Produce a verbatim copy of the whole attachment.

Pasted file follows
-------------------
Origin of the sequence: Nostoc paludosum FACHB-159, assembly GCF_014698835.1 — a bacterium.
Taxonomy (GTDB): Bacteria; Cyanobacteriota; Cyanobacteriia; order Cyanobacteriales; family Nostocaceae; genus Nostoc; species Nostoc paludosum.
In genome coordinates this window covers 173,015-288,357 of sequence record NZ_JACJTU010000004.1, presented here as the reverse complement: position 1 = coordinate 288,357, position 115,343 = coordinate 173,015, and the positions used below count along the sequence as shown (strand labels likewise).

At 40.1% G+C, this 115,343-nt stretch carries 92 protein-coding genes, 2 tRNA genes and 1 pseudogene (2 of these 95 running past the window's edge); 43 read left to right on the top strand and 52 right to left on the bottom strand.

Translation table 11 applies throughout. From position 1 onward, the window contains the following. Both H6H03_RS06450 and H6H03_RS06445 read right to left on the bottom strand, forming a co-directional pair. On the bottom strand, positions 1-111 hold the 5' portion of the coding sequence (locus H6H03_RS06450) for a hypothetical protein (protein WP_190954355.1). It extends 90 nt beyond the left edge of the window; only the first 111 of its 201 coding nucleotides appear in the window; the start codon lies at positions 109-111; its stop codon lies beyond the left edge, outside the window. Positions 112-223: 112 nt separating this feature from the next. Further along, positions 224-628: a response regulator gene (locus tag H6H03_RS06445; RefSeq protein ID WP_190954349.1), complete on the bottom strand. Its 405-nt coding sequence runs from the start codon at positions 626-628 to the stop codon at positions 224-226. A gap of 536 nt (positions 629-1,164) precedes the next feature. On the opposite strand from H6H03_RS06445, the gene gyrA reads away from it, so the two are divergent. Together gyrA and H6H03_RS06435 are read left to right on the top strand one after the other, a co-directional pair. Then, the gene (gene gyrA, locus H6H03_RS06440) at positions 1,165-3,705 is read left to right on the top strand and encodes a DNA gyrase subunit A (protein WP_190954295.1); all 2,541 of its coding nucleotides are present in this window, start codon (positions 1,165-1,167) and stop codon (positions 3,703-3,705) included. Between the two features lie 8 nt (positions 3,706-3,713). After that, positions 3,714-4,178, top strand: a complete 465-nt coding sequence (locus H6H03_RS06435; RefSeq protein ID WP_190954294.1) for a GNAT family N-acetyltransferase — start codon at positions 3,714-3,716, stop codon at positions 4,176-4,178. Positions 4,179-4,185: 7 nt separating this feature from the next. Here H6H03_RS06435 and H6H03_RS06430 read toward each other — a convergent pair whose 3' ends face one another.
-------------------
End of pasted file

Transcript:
Origin of the sequence: Nostoc paludosum FACHB-159, assembly GCF_014698835.1 — a bacterium.
Taxonomy (GTDB): Bacteria; Cyanobacteriota; Cyanobacteriia; order Cyanobacteriales; family Nostocaceae; genus Nostoc; species Nostoc paludosum.
In genome coordinates this window covers 173,015-288,357 of sequence record NZ_JACJTU010000004.1, presented here as the reverse complement: position 1 = coordinate 288,357, position 115,343 = coordinate 173,015, and the positions used below count along the sequence as shown (strand labels likewise).

At 40.1% G+C, this 115,343-nt stretch carries 92 protein-coding genes, 2 tRNA genes and 1 pseudogene (2 of these 95 running past the window's edge); 43 read left to right on the top strand and 52 right to left on the bottom strand.

Translation table 11 applies throughout. From position 1 onward, the window contains the following. Both H6H03_RS06450 and H6H03_RS06445 read right to left on the bottom strand, forming a co-directional pair. On the bottom strand, positions 1-111 hold the 5' portion of the coding sequence (locus H6H03_RS06450) for a hypothetical protein (protein WP_190954355.1). It extends 90 nt beyond the left edge of the window; only the first 111 of its 201 coding nucleotides appear in the window; the start codon lies at positions 109-111; its stop codon lies beyond the left edge, outside the window. Positions 112-223: 112 nt separating this feature from the next. Further along, positions 224-628: a response regulator gene (locus tag H6H03_RS06445; RefSeq protein ID WP_190954349.1), complete on the bottom strand. Its 405-nt coding sequence runs from the start codon at positions 626-628 to the stop codon at positions 224-226. A gap of 536 nt (positions 629-1,164) precedes the next feature. On the opposite strand from H6H03_RS06445, the gene gyrA reads away from it, so the two are divergent. Together gyrA and H6H03_RS06435 are read left to right on the top strand one after the other, a co-directional pair. Then, the gene (gene gyrA, locus H6H03_RS06440) at positions 1,165-3,705 is read left to right on the top strand and encodes a DNA gyrase subunit A (protein WP_190954295.1); all 2,541 of its coding nucleotides are present in this window, start codon (positions 1,165-1,167) and stop codon (positions 3,703-3,705) included. Between the two features lie 8 nt (positions 3,706-3,713). After that, positions 3,714-4,178, top strand: a complete 465-nt coding sequence (locus H6H03_RS06435; RefSeq protein ID WP_190954294.1) for a GNAT family N-acetyltransferase — start codon at positions 3,714-3,716, stop codon at positions 4,176-4,178. Positions 4,179-4,185: 7 nt separating this feature from the next. Here H6H03_RS06435 and H6H03_RS06430 read toward each other — a convergent pair whose 3' ends face one another.